Martin and Lewis were friends off-screen for a while, with Lewis serving as best man in 1949 when Martin married for the second time to Jeanne Biegger. (Martin's three marriages, including one to Catherine Hawn in 1973, all ended in divorce. He had four children by his first wife, three by his second and adopted the child of Hawn.)
But the relationship became strained in its later years. Martin reportedly grew dissatisfied with their films' repetitive format and increasingly negative critical reception - although all of the movies were financially successful. Arguments were frequent, and Martin reportedly made some harsh comments to Lewis, including the often-quoted remark, "You're nothing to me but a dollar sign."
The split came in 1956, exactly 10 years after the partnership began. Martin's first film as a solo star was the MGM farce Ten Thousand Bedrooms (1957). It was a commercial failure. He then made a shrewd career decision that some have compared to Frank Sinatra's comeback in 1953's From Here to Eternity: taking a secondary role in a prestige picture with outstanding actors in the World War II drama The Young Lions (1958), with top-billed Marlon Brando and Montgomery Clift. Martin received excellent notices for his role as Clift's show-biz Army buddy.
Martin's next two films solidified his career as a dramatic actor who could hold his own with strong costars. Some Came Running (1958), Vincente Minnelli's screen version of the James Jones novel, casts Martin as the hip pal of hero Sinatra, while the Howard Hawks Western Rio Bravo (1959) has him as a drunken deputy assisting a sheriff played by John Wayne in a conflict with a local rancher. Martin seemed at home in the Wild West milieu and would make several more Westerns during his career.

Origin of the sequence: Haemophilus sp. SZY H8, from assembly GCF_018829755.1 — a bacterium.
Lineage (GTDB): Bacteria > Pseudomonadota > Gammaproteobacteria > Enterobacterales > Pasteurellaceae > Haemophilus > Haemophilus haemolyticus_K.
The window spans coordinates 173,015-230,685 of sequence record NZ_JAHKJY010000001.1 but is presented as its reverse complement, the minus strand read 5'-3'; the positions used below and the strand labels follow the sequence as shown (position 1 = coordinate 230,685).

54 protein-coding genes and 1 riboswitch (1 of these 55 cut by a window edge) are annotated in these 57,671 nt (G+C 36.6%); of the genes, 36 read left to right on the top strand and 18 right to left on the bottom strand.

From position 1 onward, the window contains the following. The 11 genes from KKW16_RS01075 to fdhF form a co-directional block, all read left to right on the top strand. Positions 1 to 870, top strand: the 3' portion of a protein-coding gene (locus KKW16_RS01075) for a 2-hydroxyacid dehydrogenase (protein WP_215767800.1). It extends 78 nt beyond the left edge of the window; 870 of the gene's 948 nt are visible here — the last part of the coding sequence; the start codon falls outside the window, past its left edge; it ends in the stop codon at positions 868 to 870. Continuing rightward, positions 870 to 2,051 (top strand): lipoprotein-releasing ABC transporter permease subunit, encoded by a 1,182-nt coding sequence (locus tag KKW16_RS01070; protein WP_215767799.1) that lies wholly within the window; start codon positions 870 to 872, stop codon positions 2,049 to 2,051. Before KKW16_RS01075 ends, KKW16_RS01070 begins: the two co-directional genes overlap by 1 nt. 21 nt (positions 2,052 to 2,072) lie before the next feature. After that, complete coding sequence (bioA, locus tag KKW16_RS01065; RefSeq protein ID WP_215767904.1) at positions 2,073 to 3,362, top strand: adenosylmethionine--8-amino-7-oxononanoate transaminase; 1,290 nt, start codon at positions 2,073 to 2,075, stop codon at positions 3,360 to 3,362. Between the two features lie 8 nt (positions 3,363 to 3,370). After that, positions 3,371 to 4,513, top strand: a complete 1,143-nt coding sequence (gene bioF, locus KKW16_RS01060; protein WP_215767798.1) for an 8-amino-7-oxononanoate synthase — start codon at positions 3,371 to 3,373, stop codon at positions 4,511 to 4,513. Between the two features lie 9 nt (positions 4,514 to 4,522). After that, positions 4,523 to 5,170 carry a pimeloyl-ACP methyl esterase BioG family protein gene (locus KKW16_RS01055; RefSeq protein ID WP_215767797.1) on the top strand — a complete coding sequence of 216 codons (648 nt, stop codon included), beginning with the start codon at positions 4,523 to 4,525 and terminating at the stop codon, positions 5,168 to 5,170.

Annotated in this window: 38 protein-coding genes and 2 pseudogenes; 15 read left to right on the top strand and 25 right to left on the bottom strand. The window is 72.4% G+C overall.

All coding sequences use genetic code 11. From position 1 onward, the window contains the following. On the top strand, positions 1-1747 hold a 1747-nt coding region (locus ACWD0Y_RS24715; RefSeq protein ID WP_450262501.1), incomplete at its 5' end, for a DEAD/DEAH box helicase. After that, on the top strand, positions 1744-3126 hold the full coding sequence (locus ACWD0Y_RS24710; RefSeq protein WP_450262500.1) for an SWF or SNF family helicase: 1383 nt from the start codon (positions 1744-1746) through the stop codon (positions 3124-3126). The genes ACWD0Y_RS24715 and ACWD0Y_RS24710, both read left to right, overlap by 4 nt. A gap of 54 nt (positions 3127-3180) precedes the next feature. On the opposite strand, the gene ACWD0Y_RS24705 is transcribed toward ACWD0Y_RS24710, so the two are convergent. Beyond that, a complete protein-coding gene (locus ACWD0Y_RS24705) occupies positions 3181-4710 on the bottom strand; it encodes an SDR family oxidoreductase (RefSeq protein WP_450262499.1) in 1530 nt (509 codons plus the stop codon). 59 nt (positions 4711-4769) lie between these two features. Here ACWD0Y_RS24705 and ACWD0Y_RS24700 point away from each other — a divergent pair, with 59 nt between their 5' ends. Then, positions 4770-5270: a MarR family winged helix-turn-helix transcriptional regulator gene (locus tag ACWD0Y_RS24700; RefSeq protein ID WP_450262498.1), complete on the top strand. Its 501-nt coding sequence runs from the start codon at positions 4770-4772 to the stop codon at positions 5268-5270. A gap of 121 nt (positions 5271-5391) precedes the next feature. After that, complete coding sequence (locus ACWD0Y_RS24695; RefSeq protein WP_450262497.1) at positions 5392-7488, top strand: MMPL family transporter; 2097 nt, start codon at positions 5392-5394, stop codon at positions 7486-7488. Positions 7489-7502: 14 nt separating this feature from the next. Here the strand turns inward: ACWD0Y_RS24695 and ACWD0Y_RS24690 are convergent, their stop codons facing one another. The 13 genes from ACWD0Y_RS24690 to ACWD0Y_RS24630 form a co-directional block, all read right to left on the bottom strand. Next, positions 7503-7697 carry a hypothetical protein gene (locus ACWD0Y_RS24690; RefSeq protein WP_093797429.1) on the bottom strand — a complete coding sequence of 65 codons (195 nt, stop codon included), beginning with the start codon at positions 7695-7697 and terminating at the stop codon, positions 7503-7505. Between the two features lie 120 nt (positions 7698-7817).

Other dramatic vehicles included Martin's surprise casting in and the political melodrama Ada (1961), opposite Susan Hayward and the film version of the Lillian Hellman play Toys in the Attic (1963). "Rat Pack" capers with Sinatra and other members of the gang included Ocean's 11 (1960), 4 for Texas (1963) and Robin and the 7 Hoods (1964).
Among Martin's other comedies were Who Was That Lady? (1960) with Tony Curtis and Janet Leigh; Kiss Me, Stupid (1964) with Kim Novak; and Marriage on the Rocks (1965) with Sinatra and Deborah Kerr. Martin's only full-out movie musical was Minnelli's Bells Are Ringing (1960), in which he provided a charming foil for Judy Holliday. His numbers included "I Met a Girl" and, with Holliday, "Just in Time."
Martin had a successful run as Matt Helm, a James Bond-like secret agent, in four tongue-in-cheek spy thrillers: The Silencers (1966), Murderers' Row (1966), The Ambushers (1967) and The Wrecking Crew (1968). His last starring role came in the crime drama Mr. Ricco (1975), and his final film was the Burt Reynolds adventure Cannonball Run II (1984), which also featured appearances by other Rat Packers including Sinatra.
Martin's success as a recording star was as enduring and impressive as his film career. Between 1950 and 1969, he had 40 best-selling singles including three top-ten songs: "That's Amore," "Memories Are Made of This" and "Everybody Loves Somebody." In the late '60s, 11 of his albums were certified "gold" with sales of more than 500,000 copies. Martin also conquered television, hosting the fabulously successful "Dean Martin Show" on NBC from 1965 to 1974 and continuing it under other titles until 1984.
A shadow fell over the final years of Martin's life when his son Dean Paul Martin Jr. ("Dino" in the 1960s rock group Dino, Desi and Billy) died in a plane crash in 1987. The older Martin, a heavy smoker, was diagnosed with lung cancer in 1993 and, on Christmas Day 1995, died of acute respiratory failure. His Los Angeles crypt bears the epitaph "Everybody Loves Somebody Sometime," in reference to his hit song.
Never impressed by his own success, Martin once observed that "The whole world is drunk and we're just the cocktail of the moment. Someday soon, the world will wake up, down two aspirin with a glass of tomato juice and wonder what the hell all of the fuss was about."
by Roger Fristoe